Bantam, $7.50, ISBN 0-553-58346-8
Paranormal Romantic Suspense, 2002
Whisper of Evil is an uneven paranormal suspense story. Yes, readers, it has one of those perpetually depressed and morose heroines, you know, a heroine with “deep connection” with the case and all that rot. There’s a murderer, as usual, because we all know there is no other crime in a romantic suspense except for murder and a Prozac-popping heroine.
This book continues the author’s psychic FBI Special Unit Division series. This time around, our psychic heroine Nell Gallagher returns to her hometown of Silence. There are men being murdered in Silence (heh heh) and these men all share two common secrets: they have skeletons in the closet and they are all linked closer to Nell than everyone (including her) suspects at first. Since this is a suspense story, our heroine chooses to live – alone – in the biggest, most haunted, spookiest house filled with dark shadows and nooks and crannies (just call it “Serial Killers Hangout Paradise”) and wanders around wide-eyed like a drugged-up Counselor Troi. She sees visions, you know.
Our hero, Max, is the guy she strands at the prom way back. They find romance again – that is, if you can call the “she wakes up screaming from a vision, they have healing sex once late in the story and it’s LOOOOOOVE baybeee!” thing romance. Along the way, the sheriff and the FBI all try to find the killer. Finally, fed up that the story is going nowhere, a… uhm, Plot Device appears and reveals everything to Nell. Nell then gasps like a drugged-up Counselor Troi as the Killer holds her hostage and tells her everything, and I do mean everything. Killer dies and our hero and heroine insist that it’s love this time around. I give them two weeks.
There are some nice scenes, I must admit. Plot Device blows me away by surprise: I should have seen that one coming, but I didn’t, so wow. The Gallagher family secrets will drive the late VC Andrews into her grave the second time around. Sisters, this one makes Flowers in the Attic look like a romp in Disneyland. Cool. And I will probably have a string of shrinks knocking on my door for this, but I find the Killer sexy as hell in a twisted way. Even if I manage to guess his identity too soon, as the author drops a big clue early on, and it’s just a matter of connecting the dots.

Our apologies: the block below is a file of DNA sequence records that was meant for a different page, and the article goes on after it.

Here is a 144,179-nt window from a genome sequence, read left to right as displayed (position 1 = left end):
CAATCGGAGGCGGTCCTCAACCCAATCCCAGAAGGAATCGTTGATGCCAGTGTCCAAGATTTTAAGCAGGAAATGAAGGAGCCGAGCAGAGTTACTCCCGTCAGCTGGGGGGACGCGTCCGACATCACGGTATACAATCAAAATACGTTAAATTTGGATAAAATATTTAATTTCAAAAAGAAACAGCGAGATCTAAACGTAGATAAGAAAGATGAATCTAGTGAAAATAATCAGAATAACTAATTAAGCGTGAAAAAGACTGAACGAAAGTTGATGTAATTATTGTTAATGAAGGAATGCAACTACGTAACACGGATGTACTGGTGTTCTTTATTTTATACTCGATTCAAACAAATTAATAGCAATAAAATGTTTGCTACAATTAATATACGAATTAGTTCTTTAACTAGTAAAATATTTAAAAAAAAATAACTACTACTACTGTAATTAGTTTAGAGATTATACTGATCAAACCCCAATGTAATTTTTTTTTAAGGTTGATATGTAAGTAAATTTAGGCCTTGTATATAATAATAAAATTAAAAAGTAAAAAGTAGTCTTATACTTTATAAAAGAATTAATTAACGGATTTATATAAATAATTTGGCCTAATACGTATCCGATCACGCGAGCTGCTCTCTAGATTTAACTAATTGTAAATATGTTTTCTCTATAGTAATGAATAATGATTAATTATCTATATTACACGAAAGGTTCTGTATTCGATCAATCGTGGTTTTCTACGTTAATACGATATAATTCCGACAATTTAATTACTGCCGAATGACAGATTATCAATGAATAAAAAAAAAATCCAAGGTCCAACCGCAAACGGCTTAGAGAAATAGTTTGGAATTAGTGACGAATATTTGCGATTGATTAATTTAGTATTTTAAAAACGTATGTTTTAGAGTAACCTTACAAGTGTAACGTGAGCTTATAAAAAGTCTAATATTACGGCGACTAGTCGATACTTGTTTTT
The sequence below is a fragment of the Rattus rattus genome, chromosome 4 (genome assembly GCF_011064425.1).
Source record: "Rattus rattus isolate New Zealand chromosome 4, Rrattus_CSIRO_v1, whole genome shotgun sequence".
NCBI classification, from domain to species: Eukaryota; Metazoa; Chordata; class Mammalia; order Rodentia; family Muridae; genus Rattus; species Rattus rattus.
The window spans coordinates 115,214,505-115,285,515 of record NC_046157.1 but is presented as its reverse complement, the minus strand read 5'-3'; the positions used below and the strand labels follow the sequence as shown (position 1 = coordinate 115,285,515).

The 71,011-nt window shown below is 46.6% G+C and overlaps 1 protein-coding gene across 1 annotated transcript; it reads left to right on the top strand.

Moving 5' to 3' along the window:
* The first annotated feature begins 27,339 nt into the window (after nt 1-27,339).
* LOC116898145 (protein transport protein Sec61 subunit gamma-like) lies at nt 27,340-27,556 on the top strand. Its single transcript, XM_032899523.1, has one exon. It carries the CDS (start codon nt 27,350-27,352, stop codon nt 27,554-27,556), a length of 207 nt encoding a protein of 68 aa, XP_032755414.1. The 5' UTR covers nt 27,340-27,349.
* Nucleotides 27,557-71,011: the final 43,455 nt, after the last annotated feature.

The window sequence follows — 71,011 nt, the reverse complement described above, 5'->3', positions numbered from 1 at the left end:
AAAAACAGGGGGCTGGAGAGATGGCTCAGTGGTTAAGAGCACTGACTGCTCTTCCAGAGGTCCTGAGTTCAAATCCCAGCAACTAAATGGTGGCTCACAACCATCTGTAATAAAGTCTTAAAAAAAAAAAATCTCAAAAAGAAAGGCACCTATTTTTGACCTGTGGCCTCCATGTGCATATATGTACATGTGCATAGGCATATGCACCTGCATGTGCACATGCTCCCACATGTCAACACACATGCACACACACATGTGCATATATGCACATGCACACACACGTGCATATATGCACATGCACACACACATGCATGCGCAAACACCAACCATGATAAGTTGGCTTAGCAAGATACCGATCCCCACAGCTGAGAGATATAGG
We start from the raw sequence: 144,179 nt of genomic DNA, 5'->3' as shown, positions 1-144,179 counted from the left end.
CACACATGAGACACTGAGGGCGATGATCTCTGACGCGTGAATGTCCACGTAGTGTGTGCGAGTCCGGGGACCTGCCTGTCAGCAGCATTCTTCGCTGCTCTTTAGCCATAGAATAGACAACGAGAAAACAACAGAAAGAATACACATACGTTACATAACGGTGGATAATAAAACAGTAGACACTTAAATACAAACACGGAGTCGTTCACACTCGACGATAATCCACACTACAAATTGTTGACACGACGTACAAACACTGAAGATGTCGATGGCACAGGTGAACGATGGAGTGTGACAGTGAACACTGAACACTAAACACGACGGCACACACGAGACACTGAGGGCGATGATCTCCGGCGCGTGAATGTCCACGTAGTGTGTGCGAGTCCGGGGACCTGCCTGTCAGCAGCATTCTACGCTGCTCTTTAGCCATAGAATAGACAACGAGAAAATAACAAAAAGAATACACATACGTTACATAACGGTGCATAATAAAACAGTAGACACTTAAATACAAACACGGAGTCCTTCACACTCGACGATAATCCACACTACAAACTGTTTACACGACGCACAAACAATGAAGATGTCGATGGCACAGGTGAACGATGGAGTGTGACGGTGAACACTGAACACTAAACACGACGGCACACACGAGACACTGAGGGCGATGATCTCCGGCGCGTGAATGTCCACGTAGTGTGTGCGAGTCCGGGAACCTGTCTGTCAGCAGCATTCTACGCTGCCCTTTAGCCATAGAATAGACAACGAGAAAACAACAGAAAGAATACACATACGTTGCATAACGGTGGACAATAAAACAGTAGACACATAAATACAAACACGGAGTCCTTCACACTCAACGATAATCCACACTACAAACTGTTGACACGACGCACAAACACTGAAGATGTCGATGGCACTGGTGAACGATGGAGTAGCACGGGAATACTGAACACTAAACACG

If the story is riddled with tired “romantic suspense” plot devices, the characters aren’t compelling enough to make up for it. Nell is the usual “I’m tough, I’m tough – eeeeek!” wide-eyed heroine with lots of family issues. There’s the happier best girlfriend foil here too. Max is the wide-eyed acolyte of the School of Psychic – he nods his head as Nell spends more time explaining the basics of Ms Hooper’s idea of psychic power to him than she attends to solving the case. There’s also a rather insulting equation of BDSM as something perverse and obscene. The last time I check, any kind of sex involving consenting adults should be A-OK.
On one hand, Ms Hooper dredges out family skeletons that make this book far from a cozy mystery read. On the other hand, there is a noticeable absence of deep characterization, taut suspense, gripping mystery, or even Ms Hooper’s trademark wit and humor. I wonder why… until I find myself bombarded with promos about this author’s next few books. I made a mental calculation and guessed that she must have spent her time juggling the writing of this book with at least two other books. Ah, capitalism in action.